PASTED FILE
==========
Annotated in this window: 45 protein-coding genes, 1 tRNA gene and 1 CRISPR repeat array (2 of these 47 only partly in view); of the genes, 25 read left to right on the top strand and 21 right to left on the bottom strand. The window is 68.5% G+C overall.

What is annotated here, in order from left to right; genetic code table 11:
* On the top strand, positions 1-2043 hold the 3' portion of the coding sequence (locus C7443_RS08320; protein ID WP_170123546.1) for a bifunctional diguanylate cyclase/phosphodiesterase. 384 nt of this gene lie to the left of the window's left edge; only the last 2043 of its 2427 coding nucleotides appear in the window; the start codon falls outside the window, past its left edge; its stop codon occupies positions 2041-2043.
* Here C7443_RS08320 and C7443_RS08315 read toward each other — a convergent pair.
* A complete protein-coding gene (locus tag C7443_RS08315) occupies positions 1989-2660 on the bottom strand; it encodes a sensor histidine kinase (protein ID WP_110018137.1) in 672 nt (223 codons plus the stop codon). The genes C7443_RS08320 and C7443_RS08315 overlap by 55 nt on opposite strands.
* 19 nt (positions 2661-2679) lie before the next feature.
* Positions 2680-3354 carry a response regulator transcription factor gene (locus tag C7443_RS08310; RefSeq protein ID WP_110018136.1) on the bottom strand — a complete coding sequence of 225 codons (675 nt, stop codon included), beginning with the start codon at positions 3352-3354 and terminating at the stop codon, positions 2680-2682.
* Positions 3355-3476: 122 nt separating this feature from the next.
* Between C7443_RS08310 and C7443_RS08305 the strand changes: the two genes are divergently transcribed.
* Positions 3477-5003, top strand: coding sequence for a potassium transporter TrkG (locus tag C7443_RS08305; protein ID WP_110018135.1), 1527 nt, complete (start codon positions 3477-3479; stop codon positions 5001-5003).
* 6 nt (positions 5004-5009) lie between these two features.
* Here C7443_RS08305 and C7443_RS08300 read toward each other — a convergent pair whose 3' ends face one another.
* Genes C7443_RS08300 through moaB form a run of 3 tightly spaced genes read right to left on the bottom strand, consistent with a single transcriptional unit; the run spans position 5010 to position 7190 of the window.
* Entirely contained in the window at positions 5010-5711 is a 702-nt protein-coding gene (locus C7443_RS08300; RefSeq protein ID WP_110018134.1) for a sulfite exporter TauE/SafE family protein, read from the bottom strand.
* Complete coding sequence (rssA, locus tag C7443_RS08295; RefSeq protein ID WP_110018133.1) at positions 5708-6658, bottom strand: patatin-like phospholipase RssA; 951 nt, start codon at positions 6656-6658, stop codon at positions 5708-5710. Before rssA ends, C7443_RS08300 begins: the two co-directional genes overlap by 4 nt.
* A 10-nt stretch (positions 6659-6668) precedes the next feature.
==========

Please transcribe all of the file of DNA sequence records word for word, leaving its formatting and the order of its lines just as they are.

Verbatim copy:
Annotated in this window: 45 protein-coding genes, 1 tRNA gene and 1 CRISPR repeat array (2 of these 47 only partly in view); of the genes, 25 read left to right on the top strand and 21 right to left on the bottom strand. The window is 68.5% G+C overall.

What is annotated here, in order from left to right; genetic code table 11:
* On the top strand, positions 1-2043 hold the 3' portion of the coding sequence (locus C7443_RS08320; protein ID WP_170123546.1) for a bifunctional diguanylate cyclase/phosphodiesterase. 384 nt of this gene lie to the left of the window's left edge; only the last 2043 of its 2427 coding nucleotides appear in the window; the start codon falls outside the window, past its left edge; its stop codon occupies positions 2041-2043.
* Here C7443_RS08320 and C7443_RS08315 read toward each other — a convergent pair.
* A complete protein-coding gene (locus tag C7443_RS08315) occupies positions 1989-2660 on the bottom strand; it encodes a sensor histidine kinase (protein ID WP_110018137.1) in 672 nt (223 codons plus the stop codon). The genes C7443_RS08320 and C7443_RS08315 overlap by 55 nt on opposite strands.
* 19 nt (positions 2661-2679) lie before the next feature.
* Positions 2680-3354 carry a response regulator transcription factor gene (locus tag C7443_RS08310; RefSeq protein ID WP_110018136.1) on the bottom strand — a complete coding sequence of 225 codons (675 nt, stop codon included), beginning with the start codon at positions 3352-3354 and terminating at the stop codon, positions 2680-2682.
* Positions 3355-3476: 122 nt separating this feature from the next.
* Between C7443_RS08310 and C7443_RS08305 the strand changes: the two genes are divergently transcribed.
* Positions 3477-5003, top strand: coding sequence for a potassium transporter TrkG (locus tag C7443_RS08305; protein ID WP_110018135.1), 1527 nt, complete (start codon positions 3477-3479; stop codon positions 5001-5003).
* 6 nt (positions 5004-5009) lie between these two features.
* Here C7443_RS08305 and C7443_RS08300 read toward each other — a convergent pair whose 3' ends face one another.
* Genes C7443_RS08300 through moaB form a run of 3 tightly spaced genes read right to left on the bottom strand, consistent with a single transcriptional unit; the run spans position 5010 to position 7190 of the window.
* Entirely contained in the window at positions 5010-5711 is a 702-nt protein-coding gene (locus C7443_RS08300; RefSeq protein ID WP_110018134.1) for a sulfite exporter TauE/SafE family protein, read from the bottom strand.
* Complete coding sequence (rssA, locus tag C7443_RS08295; RefSeq protein ID WP_110018133.1) at positions 5708-6658, bottom strand: patatin-like phospholipase RssA; 951 nt, start codon at positions 6656-6658, stop codon at positions 5708-5710. Before rssA ends, C7443_RS08300 begins: the two co-directional genes overlap by 4 nt.
* A 10-nt stretch (positions 6659-6668) precedes the next feature.